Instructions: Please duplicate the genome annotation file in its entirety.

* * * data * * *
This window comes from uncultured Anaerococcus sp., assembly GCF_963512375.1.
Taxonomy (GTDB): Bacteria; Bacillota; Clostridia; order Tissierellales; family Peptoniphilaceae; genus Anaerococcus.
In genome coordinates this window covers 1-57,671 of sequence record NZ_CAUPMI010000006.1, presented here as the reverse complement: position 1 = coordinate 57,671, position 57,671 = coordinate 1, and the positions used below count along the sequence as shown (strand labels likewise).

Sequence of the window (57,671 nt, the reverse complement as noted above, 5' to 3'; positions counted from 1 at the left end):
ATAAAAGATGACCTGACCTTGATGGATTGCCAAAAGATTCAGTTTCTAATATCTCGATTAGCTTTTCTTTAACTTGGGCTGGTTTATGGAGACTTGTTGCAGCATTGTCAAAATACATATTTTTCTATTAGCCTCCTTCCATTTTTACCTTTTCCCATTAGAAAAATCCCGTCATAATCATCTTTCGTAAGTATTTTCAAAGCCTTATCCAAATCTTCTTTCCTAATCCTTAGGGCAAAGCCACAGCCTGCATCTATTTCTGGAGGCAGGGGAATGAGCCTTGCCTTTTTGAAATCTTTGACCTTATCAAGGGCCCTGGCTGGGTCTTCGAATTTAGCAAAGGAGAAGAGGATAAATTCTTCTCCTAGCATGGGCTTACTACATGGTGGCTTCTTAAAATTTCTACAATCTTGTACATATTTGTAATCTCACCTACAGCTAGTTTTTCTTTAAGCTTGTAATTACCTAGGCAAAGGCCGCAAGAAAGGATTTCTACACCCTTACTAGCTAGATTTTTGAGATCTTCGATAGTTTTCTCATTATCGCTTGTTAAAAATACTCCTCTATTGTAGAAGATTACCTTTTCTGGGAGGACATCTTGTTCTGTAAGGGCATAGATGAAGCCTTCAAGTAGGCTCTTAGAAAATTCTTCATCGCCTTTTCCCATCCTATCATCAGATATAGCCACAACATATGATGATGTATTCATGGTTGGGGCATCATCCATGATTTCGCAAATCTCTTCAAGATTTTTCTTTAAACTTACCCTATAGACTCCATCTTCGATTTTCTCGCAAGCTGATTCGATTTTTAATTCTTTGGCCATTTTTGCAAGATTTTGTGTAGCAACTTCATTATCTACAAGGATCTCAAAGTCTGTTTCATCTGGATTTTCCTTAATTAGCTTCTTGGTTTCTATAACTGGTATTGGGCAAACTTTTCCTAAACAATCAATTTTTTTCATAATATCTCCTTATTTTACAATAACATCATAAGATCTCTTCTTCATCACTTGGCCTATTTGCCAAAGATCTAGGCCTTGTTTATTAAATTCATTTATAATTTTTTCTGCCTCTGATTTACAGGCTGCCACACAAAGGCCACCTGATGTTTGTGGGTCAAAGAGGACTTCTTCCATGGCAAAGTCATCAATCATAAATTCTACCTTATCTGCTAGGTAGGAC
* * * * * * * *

This window comes from uncultured Anaerococcus sp., assembly GCF_963512375.1.
Taxonomy (GTDB): Bacteria; Bacillota; Clostridia; order Tissierellales; family Peptoniphilaceae; genus Anaerococcus.
In genome coordinates this window covers 1-57,671 of sequence record NZ_CAUPMI010000006.1, presented here as the reverse complement: position 1 = coordinate 57,671, position 57,671 = coordinate 1, and the positions used below count along the sequence as shown (strand labels likewise).

Sequence of the window (57,671 nt, the reverse complement as noted above, 5' to 3'; positions counted from 1 at the left end):
ATAAAAGATGACCTGACCTTGATGGATTGCCAAAAGATTCAGTTTCTAATATCTCGATTAGCTTTTCTTTAACTTGGGCTGGTTTATGGAGACTTGTTGCAGCATTGTCAAAATACATATTTTTCTATTAGCCTCCTTCCATTTTTACCTTTTCCCATTAGAAAAATCCCGTCATAATCATCTTTCGTAAGTATTTTCAAAGCCTTATCCAAATCTTCTTTCCTAATCCTTAGGGCAAAGCCACAGCCTGCATCTATTTCTGGAGGCAGGGGAATGAGCCTTGCCTTTTTGAAATCTTTGACCTTATCAAGGGCCCTGGCTGGGTCTTCGAATTTAGCAAAGGAGAAGAGGATAAATTCTTCTCCTAGCATGGGCTTACTACATGGTGGCTTCTTAAAATTTCTACAATCTTGTACATATTTGTAATCTCACCTACAGCTAGTTTTTCTTTAAGCTTGTAATTACCTAGGCAAAGGCCGCAAGAAAGGATTTCTACACCCTTACTAGCTAGATTTTTGAGATCTTCGATAGTTTTCTCATTATCGCTTGTTAAAAATACTCCTCTATTGTAGAAGATTACCTTTTCTGGGAGGACATCTTGTTCTGTAAGGGCATAGATGAAGCCTTCAAGTAGGCTCTTAGAAAATTCTTCATCGCCTTTTCCCATCCTATCATCAGATATAGCCACAACATATGATGATGTATTCATGGTTGGGGCATCATCCATGATTTCGCAAATCTCTTCAAGATTTTTCTTTAAACTTACCCTATAGACTCCATCTTCGATTTTCTCGCAAGCTGATTCGATTTTTAATTCTTTGGCCATTTTTGCAAGATTTTGTGTAGCAACTTCATTATCTACAAGGATCTCAAAGTCTGTTTCATCTGGATTTTCCTTAATTAGCTTCTTGGTTTCTATAACTGGTATTGGGCAAACTTTTCCTAAACAATCAATTTTTTTCATAATATCTCCTTATTTTACAATAACATCATAAGATCTCTTCTTCATCACTTGGCCTATTTGCCAAAGATCTAGGCCTTGTTTATTAAATTCATTTATAATTTTTTCTGCCTCTGATTTACAGGCTGCCACACAAAGGCCACCTGATGTTTGTGGGTCAAAGAGGACTTCTTCCATGGCAAAGTCATCAATCATAAATTCTACCTTATCTGCTAGGTAGGAC